In a striking example of evolutionary convergence, bats and whales appear to have at least two things in common: their ability to use biosonar to navigate and explore their environments and the molecular sequence of a protein that helps them do so, according to two new papers published online today (January 25) in Current Biology.
An echolocating bat (Myotis bechsteinii)
avoiding collision with a plant

Image: Wikimedia commons,
PLoS Computational Biology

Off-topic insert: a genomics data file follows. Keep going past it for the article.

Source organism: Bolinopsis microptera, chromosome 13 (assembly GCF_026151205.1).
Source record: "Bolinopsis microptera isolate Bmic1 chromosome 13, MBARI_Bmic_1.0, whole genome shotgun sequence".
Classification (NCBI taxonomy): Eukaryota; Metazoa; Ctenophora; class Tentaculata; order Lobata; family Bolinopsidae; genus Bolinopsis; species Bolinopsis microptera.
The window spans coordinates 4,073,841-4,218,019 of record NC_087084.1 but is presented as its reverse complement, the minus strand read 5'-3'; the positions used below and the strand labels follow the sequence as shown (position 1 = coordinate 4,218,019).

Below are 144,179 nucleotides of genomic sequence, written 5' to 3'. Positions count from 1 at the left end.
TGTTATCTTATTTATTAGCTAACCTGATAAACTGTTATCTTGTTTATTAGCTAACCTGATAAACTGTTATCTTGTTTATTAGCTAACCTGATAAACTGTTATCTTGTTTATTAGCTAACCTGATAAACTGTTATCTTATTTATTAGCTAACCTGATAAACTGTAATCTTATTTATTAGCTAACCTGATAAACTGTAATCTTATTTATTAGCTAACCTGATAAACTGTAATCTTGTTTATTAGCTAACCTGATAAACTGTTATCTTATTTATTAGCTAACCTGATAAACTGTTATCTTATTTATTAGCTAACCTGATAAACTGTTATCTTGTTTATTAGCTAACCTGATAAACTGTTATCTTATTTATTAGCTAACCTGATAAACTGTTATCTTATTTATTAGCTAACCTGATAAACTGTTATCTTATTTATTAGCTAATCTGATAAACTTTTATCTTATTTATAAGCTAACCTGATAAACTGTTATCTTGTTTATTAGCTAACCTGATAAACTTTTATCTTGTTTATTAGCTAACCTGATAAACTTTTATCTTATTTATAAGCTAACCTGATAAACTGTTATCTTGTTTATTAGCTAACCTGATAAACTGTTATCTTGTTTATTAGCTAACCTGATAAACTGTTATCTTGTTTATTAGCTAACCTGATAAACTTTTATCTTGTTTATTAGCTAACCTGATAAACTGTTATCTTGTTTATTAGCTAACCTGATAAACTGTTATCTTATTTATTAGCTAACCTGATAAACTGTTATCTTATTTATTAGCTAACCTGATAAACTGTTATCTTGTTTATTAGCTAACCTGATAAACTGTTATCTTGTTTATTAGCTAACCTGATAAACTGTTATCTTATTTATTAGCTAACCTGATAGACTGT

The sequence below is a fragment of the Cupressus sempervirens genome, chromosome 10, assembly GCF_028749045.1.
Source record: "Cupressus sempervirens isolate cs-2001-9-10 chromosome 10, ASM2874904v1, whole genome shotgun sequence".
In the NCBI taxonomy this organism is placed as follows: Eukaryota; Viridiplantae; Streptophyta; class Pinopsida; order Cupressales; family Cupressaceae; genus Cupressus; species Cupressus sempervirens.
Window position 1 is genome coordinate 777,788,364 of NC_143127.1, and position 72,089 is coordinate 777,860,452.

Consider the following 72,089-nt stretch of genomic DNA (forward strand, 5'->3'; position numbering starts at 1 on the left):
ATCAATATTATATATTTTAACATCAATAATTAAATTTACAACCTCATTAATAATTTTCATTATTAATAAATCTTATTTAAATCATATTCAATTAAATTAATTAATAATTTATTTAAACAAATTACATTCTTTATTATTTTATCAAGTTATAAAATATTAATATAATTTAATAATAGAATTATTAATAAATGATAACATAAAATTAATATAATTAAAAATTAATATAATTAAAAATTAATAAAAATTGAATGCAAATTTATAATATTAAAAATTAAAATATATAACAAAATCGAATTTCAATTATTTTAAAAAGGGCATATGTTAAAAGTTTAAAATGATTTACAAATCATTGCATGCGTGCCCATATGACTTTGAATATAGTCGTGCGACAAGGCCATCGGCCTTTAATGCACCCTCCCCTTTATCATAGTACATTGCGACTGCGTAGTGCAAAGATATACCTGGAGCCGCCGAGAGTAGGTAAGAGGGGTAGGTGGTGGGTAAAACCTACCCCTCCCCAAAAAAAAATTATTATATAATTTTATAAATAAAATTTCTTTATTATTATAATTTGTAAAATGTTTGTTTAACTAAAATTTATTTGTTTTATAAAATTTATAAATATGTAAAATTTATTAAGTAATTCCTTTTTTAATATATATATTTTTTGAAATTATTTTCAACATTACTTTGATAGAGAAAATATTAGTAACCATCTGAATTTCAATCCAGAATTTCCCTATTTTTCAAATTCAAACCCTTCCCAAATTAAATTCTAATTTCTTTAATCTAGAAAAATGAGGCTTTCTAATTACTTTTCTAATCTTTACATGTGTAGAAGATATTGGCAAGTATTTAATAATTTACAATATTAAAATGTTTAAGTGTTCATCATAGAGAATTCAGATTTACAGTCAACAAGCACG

"It's a nice example" of convergence at the molecular level, said evolutionary biologist linkurl:David Pollock; of University of Colorado School of Medicine, who was not involved in the research, "and you've got this unusual convergence of function that they're both using sonar. That's a sort of ready explanation [for the strong sequence similarity], if you will." The protein in question, Prestin, is thought to play a role in allowing mammals to detect minute differences in timing...

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